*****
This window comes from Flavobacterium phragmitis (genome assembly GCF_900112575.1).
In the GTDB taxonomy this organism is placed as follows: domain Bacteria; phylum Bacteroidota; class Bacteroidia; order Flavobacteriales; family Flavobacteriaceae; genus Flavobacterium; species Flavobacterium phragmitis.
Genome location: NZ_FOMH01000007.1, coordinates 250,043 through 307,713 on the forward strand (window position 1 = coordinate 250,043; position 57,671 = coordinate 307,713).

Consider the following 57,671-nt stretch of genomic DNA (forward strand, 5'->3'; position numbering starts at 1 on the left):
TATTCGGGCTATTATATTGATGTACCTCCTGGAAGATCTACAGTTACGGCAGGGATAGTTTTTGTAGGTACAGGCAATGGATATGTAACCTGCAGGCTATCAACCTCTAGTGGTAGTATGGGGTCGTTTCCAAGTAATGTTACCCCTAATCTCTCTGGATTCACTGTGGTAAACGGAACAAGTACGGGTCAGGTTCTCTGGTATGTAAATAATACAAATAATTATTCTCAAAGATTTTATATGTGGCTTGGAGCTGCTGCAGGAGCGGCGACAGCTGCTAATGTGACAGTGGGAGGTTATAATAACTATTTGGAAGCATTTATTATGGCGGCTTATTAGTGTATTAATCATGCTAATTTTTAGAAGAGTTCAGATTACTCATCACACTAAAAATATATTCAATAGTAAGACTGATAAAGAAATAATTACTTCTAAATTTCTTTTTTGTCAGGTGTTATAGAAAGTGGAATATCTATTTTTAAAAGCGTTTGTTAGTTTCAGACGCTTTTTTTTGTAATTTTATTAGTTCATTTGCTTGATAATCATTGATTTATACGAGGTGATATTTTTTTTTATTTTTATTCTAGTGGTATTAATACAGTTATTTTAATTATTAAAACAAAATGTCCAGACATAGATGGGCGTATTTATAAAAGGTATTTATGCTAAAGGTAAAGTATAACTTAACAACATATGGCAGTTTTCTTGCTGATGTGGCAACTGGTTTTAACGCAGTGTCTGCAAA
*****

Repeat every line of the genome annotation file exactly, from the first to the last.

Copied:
This window comes from Flavobacterium phragmitis (genome assembly GCF_900112575.1).
In the GTDB taxonomy this organism is placed as follows: domain Bacteria; phylum Bacteroidota; class Bacteroidia; order Flavobacteriales; family Flavobacteriaceae; genus Flavobacterium; species Flavobacterium phragmitis.
Genome location: NZ_FOMH01000007.1, coordinates 250,043 through 307,713 on the forward strand (window position 1 = coordinate 250,043; position 57,671 = coordinate 307,713).

Consider the following 57,671-nt stretch of genomic DNA (forward strand, 5'->3'; position numbering starts at 1 on the left):
TATTCGGGCTATTATATTGATGTACCTCCTGGAAGATCTACAGTTACGGCAGGGATAGTTTTTGTAGGTACAGGCAATGGATATGTAACCTGCAGGCTATCAACCTCTAGTGGTAGTATGGGGTCGTTTCCAAGTAATGTTACCCCTAATCTCTCTGGATTCACTGTGGTAAACGGAACAAGTACGGGTCAGGTTCTCTGGTATGTAAATAATACAAATAATTATTCTCAAAGATTTTATATGTGGCTTGGAGCTGCTGCAGGAGCGGCGACAGCTGCTAATGTGACAGTGGGAGGTTATAATAACTATTTGGAAGCATTTATTATGGCGGCTTATTAGTGTATTAATCATGCTAATTTTTAGAAGAGTTCAGATTACTCATCACACTAAAAATATATTCAATAGTAAGACTGATAAAGAAATAATTACTTCTAAATTTCTTTTTTGTCAGGTGTTATAGAAAGTGGAATATCTATTTTTAAAAGCGTTTGTTAGTTTCAGACGCTTTTTTTTGTAATTTTATTAGTTCATTTGCTTGATAATCATTGATTTATACGAGGTGATATTTTTTTTTATTTTTATTCTAGTGGTATTAATACAGTTATTTTAATTATTAAAACAAAATGTCCAGACATAGATGGGCGTATTTATAAAAGGTATTTATGCTAAAGGTAAAGTATAACTTAACAACATATGGCAGTTTTCTTGCTGATGTGGCAACTGGTTTTAACGCAGTGTCTGCAAA